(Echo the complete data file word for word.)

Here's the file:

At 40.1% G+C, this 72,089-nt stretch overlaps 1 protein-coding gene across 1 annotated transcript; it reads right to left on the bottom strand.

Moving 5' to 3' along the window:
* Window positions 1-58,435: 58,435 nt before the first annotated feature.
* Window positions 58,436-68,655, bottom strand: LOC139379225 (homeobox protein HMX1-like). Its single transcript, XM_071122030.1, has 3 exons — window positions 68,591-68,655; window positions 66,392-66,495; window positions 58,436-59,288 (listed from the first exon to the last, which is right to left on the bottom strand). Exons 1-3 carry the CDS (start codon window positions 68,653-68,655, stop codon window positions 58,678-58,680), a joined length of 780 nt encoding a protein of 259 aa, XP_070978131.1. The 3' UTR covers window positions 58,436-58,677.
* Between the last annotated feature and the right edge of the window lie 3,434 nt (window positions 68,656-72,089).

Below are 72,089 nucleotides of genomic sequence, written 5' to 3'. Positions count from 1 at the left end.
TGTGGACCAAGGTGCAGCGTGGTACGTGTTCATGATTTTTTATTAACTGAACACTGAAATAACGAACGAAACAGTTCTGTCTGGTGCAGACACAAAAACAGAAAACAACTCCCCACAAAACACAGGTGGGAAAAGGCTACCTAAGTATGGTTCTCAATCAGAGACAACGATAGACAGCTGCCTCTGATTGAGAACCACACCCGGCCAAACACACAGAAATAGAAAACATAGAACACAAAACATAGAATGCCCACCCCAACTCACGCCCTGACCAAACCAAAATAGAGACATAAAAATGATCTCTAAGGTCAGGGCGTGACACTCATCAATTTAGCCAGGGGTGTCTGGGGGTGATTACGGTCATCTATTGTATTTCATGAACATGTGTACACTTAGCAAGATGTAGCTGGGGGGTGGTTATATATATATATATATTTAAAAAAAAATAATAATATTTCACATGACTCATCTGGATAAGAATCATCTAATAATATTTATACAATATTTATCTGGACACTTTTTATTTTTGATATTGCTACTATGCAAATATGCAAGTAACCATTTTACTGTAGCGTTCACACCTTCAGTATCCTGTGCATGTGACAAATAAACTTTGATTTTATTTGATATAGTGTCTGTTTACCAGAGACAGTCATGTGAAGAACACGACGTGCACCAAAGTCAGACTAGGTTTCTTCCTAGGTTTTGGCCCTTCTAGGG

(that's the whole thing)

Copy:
At 40.1% G+C, this 72,089-nt stretch overlaps 1 protein-coding gene across 1 annotated transcript; it reads right to left on the bottom strand.

Moving 5' to 3' along the window:
* Window positions 1-58,435: 58,435 nt before the first annotated feature.
* Window positions 58,436-68,655, bottom strand: LOC139379225 (homeobox protein HMX1-like). Its single transcript, XM_071122030.1, has 3 exons — window positions 68,591-68,655; window positions 66,392-66,495; window positions 58,436-59,288 (listed from the first exon to the last, which is right to left on the bottom strand). Exons 1-3 carry the CDS (start codon window positions 68,653-68,655, stop codon window positions 58,678-58,680), a joined length of 780 nt encoding a protein of 259 aa, XP_070978131.1. The 3' UTR covers window positions 58,436-58,677.
* Between the last annotated feature and the right edge of the window lie 3,434 nt (window positions 68,656-72,089).

Below are 72,089 nucleotides of genomic sequence, written 5' to 3'. Positions count from 1 at the left end.
TGTGGACCAAGGTGCAGCGTGGTACGTGTTCATGATTTTTTATTAACTGAACACTGAAATAACGAACGAAACAGTTCTGTCTGGTGCAGACACAAAAACAGAAAACAACTCCCCACAAAACACAGGTGGGAAAAGGCTACCTAAGTATGGTTCTCAATCAGAGACAACGATAGACAGCTGCCTCTGATTGAGAACCACACCCGGCCAAACACACAGAAATAGAAAACATAGAACACAAAACATAGAATGCCCACCCCAACTCACGCCCTGACCAAACCAAAATAGAGACATAAAAATGATCTCTAAGGTCAGGGCGTGACACTCATCAATTTAGCCAGGGGTGTCTGGGGGTGATTACGGTCATCTATTGTATTTCATGAACATGTGTACACTTAGCAAGATGTAGCTGGGGGGTGGTTATATATATATATATATTTAAAAAAAAATAATAATATTTCACATGACTCATCTGGATAAGAATCATCTAATAATATTTATACAATATTTATCTGGACACTTTTTATTTTTGATATTGCTACTATGCAAATATGCAAGTAACCATTTTACTGTAGCGTTCACACCTTCAGTATCCTGTGCATGTGACAAATAAACTTTGATTTTATTTGATATAGTGTCTGTTTACCAGAGACAGTCATGTGAAGAACACGACGTGCACCAAAGTCAGACTAGGTTTCTTCCTAGGTTTTGGCCCTTCTAGGG